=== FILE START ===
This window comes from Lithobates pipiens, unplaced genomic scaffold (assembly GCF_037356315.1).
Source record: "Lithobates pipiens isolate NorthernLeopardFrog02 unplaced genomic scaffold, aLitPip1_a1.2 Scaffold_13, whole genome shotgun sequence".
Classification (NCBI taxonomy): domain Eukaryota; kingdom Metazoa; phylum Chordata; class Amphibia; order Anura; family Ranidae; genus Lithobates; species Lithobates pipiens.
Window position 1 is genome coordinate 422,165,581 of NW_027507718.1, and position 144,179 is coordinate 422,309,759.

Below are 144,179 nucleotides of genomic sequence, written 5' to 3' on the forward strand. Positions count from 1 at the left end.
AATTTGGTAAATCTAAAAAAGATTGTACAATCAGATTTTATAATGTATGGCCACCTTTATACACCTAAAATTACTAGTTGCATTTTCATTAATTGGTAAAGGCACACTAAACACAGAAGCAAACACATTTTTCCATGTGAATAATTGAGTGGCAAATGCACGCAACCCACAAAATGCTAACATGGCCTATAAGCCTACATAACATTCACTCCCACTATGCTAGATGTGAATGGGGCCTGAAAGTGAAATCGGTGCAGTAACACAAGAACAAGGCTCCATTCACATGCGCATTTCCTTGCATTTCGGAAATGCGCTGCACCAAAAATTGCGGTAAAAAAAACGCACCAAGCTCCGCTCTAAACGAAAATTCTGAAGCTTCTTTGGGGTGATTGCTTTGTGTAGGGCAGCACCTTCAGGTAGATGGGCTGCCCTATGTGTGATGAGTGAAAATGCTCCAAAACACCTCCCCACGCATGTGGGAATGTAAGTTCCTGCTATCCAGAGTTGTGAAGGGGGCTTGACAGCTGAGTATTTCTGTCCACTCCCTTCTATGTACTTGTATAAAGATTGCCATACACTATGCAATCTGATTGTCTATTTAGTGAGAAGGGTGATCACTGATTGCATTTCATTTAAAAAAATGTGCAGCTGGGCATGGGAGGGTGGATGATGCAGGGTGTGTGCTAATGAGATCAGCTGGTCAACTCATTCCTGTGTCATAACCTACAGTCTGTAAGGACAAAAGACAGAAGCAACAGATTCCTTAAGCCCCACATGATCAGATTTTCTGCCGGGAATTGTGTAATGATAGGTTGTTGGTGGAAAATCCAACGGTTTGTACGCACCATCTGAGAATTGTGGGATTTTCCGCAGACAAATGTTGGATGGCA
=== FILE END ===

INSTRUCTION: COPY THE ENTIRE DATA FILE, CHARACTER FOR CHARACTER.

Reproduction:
This window comes from Lithobates pipiens, unplaced genomic scaffold (assembly GCF_037356315.1).
Source record: "Lithobates pipiens isolate NorthernLeopardFrog02 unplaced genomic scaffold, aLitPip1_a1.2 Scaffold_13, whole genome shotgun sequence".
Classification (NCBI taxonomy): domain Eukaryota; kingdom Metazoa; phylum Chordata; class Amphibia; order Anura; family Ranidae; genus Lithobates; species Lithobates pipiens.
Window position 1 is genome coordinate 422,165,581 of NW_027507718.1, and position 144,179 is coordinate 422,309,759.

Below are 144,179 nucleotides of genomic sequence, written 5' to 3' on the forward strand. Positions count from 1 at the left end.
AATTTGGTAAATCTAAAAAAGATTGTACAATCAGATTTTATAATGTATGGCCACCTTTATACACCTAAAATTACTAGTTGCATTTTCATTAATTGGTAAAGGCACACTAAACACAGAAGCAAACACATTTTTCCATGTGAATAATTGAGTGGCAAATGCACGCAACCCACAAAATGCTAACATGGCCTATAAGCCTACATAACATTCACTCCCACTATGCTAGATGTGAATGGGGCCTGAAAGTGAAATCGGTGCAGTAACACAAGAACAAGGCTCCATTCACATGCGCATTTCCTTGCATTTCGGAAATGCGCTGCACCAAAAATTGCGGTAAAAAAAACGCACCAAGCTCCGCTCTAAACGAAAATTCTGAAGCTTCTTTGGGGTGATTGCTTTGTGTAGGGCAGCACCTTCAGGTAGATGGGCTGCCCTATGTGTGATGAGTGAAAATGCTCCAAAACACCTCCCCACGCATGTGGGAATGTAAGTTCCTGCTATCCAGAGTTGTGAAGGGGGCTTGACAGCTGAGTATTTCTGTCCACTCCCTTCTATGTACTTGTATAAAGATTGCCATACACTATGCAATCTGATTGTCTATTTAGTGAGAAGGGTGATCACTGATTGCATTTCATTTAAAAAAATGTGCAGCTGGGCATGGGAGGGTGGATGATGCAGGGTGTGTGCTAATGAGATCAGCTGGTCAACTCATTCCTGTGTCATAACCTACAGTCTGTAAGGACAAAAGACAGAAGCAACAGATTCCTTAAGCCCCACATGATCAGATTTTCTGCCGGGAATTGTGTAATGATAGGTTGTTGGTGGAAAATCCAACGGTTTGTACGCACCATCTGAGAATTGTGGGATTTTCCGCAGACAAATGTTGGATGGCA